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Biologists test the waters off Japan

New international research has highlighted the risk rising levels of carbon dioxide in the atmosphere and subsequent ocean acidification pose to marine ecosystems.

Using submerged natural CO2 seeps off the Japanese Island of Shikine, marine biologists showed that even slightly higher CO2 concentrations than those existing today may cause profound changes in habitats and the fish that rely on them.

Writing in the journal Science of The Total Environment, a team from the universities of Palermo (Italy), Tsukuba (Japan) and Plymouth (UK) reports that under elevated dissolved CO2 conditions habitats are dominated by few ephemeral algae.

In such conditions, they say, species such as complex corals and canopy-forming macroalgae mostly disappear. 

This shift from complex reefs to habitats dominated by opportunistic low-profile algae led to a 45% decrease in fish diversity, with a loss of coral-associated species and a rearrangement of feeding behaviour.

“Our findings show that the CO2-induced habitat shifts and food web simplification, which we observed along a volcanic gradient in a climatic transition zone, will impact specialist tropical species favouring temperate generalist fish,” says Palermo’s Carlo Cattano, the study’s lead author.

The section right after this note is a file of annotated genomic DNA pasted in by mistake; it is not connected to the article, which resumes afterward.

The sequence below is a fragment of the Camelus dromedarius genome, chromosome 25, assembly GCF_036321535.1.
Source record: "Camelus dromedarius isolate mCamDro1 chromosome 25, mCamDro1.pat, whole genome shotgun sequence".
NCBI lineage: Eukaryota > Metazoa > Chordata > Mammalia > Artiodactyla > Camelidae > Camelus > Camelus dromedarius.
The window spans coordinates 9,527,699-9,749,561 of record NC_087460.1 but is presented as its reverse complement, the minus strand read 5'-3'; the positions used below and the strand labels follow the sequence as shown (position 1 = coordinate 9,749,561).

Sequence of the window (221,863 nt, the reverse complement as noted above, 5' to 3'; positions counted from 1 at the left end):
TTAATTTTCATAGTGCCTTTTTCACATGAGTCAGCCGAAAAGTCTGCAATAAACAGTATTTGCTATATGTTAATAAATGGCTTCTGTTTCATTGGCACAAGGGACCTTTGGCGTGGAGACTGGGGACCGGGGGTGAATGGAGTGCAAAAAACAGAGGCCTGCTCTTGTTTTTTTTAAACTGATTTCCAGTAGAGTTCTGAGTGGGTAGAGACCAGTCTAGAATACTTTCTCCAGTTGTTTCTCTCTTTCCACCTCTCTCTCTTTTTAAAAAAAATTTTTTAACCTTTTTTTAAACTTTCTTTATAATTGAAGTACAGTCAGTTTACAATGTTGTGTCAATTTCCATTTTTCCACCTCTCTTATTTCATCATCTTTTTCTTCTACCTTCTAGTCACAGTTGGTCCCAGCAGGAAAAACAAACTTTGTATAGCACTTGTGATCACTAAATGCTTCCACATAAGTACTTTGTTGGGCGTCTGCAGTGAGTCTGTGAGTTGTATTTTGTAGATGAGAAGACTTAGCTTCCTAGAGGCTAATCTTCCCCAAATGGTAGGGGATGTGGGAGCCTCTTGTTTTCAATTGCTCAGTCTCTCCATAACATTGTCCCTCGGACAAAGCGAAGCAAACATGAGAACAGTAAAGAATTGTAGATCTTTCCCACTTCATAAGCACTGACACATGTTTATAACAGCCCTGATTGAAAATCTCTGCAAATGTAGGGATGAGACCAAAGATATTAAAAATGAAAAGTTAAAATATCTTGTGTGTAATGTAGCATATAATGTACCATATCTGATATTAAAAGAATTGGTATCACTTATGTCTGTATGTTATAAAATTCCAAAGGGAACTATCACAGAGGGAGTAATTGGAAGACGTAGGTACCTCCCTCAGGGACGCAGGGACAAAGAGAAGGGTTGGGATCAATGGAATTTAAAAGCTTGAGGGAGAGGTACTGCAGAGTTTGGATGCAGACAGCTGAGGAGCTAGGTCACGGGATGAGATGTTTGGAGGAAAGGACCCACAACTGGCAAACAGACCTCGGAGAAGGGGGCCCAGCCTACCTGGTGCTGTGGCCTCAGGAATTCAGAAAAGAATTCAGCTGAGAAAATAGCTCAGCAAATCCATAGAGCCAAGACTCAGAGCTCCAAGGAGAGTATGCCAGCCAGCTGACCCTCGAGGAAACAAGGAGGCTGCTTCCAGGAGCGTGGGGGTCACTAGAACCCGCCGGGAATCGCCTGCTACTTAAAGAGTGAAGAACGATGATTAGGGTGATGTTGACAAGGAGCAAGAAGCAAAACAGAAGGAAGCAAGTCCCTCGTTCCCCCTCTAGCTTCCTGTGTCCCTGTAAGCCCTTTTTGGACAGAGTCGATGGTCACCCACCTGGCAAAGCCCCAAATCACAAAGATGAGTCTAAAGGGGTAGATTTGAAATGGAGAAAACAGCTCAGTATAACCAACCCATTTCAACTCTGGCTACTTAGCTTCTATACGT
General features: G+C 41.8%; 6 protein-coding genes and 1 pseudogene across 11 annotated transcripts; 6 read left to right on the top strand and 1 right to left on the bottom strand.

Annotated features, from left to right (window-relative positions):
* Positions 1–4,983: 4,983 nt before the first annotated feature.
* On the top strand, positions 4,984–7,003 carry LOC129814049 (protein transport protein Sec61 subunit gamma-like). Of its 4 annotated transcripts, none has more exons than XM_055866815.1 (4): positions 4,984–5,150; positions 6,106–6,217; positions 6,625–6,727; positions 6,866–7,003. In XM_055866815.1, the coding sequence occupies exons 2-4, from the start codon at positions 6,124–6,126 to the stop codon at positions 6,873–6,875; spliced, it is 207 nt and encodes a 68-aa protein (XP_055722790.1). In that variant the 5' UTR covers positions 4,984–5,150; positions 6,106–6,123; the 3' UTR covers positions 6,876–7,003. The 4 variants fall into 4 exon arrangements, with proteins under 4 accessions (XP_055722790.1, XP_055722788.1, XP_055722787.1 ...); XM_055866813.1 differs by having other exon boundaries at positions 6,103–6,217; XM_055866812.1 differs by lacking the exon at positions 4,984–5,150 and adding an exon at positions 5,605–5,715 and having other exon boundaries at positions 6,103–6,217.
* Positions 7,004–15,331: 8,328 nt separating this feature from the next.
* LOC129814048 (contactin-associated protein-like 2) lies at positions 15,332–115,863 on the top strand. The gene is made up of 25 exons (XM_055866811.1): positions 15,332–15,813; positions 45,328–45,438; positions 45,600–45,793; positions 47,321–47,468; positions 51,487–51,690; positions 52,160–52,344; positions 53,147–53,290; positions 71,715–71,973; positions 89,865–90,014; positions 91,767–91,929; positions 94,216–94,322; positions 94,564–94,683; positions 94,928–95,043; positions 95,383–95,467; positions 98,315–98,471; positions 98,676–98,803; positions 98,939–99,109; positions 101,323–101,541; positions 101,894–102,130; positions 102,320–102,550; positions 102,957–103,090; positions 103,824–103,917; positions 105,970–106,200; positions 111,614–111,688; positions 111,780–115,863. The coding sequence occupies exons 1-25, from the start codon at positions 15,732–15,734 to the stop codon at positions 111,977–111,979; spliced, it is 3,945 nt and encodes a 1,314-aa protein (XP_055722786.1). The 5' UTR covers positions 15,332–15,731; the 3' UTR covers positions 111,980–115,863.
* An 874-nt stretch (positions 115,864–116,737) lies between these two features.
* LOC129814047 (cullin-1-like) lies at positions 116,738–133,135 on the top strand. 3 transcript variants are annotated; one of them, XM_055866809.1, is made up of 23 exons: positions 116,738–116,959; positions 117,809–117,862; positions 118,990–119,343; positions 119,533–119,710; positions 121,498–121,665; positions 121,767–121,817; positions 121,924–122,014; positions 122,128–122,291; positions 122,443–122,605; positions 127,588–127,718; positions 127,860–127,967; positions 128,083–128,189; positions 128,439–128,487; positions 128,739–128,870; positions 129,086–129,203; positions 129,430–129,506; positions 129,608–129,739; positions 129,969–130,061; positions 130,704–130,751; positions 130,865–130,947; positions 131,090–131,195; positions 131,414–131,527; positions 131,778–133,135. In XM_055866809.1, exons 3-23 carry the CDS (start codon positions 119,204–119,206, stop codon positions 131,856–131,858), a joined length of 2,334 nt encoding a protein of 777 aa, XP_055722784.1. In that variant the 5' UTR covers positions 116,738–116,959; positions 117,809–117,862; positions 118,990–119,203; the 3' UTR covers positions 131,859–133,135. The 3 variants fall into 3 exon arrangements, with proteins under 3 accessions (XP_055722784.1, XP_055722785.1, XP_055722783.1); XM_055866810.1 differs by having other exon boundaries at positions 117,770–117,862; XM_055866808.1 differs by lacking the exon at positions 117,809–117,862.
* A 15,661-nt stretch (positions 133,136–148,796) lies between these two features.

“Our data also suggests that near-future projected ocean acidification levels will oppose the ongoing poleward expansion of corals, and consequently of reef-associated fish, due to global warming.”

The researchers say their study supports previous research demonstrating the ecological effects of habitat changes due to ongoing ocean acidification.

This has shown that decreased seawater pH may impair calcification and accelerate dissolution for many calcifying habitat-formers, while rising CO2 concentrations may favour non-calcifying autotrophs enhancing the primary production and carbon fixation rates.

As a result, there will be losers and winners under increasingly acidified conditions, and fish species that rely on specific resources during their different life stages could disappear. 

This would lead to the composition of fish communities changing in the near future with potentially severe consequences for marine ecosystem functioning and the goods and services they provide to humans.

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